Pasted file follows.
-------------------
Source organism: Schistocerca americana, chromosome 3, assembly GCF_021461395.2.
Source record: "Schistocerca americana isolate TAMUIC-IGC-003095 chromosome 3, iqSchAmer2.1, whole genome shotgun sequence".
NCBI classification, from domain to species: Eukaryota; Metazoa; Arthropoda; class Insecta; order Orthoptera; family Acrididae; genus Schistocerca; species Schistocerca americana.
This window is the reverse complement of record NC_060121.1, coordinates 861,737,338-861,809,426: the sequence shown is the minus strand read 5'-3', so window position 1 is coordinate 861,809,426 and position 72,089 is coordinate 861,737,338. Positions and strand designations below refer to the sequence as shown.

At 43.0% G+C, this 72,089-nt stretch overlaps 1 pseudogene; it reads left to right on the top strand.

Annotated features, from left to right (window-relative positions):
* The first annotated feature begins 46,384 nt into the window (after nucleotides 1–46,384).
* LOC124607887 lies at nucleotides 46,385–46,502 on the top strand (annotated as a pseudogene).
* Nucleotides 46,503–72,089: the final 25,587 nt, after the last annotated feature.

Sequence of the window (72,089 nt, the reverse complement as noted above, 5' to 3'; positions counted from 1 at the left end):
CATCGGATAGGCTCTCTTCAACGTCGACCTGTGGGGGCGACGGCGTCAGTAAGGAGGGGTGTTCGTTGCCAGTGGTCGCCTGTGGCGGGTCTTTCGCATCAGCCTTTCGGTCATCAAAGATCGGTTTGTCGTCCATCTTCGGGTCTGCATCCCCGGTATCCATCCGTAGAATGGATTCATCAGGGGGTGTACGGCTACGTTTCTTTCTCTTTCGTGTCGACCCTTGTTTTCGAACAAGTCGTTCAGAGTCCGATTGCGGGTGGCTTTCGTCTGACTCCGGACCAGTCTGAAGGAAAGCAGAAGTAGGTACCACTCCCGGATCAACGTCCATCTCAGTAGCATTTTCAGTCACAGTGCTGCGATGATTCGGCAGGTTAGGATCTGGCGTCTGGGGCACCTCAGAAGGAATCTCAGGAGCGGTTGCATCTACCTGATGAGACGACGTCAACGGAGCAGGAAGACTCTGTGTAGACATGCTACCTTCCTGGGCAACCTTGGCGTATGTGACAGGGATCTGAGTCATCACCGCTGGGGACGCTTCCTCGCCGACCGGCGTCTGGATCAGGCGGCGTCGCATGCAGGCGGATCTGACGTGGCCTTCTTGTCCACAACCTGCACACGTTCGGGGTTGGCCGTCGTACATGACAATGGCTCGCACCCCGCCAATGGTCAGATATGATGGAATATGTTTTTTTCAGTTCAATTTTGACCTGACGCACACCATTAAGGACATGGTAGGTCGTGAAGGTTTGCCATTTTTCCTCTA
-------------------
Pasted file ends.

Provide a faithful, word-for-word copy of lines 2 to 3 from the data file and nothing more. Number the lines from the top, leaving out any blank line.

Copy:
Source record: "Schistocerca americana isolate TAMUIC-IGC-003095 chromosome 3, iqSchAmer2.1, whole genome shotgun sequence".
NCBI classification, from domain to species: Eukaryota; Metazoa; Arthropoda; class Insecta; order Orthoptera; family Acrididae; genus Schistocerca; species Schistocerca americana.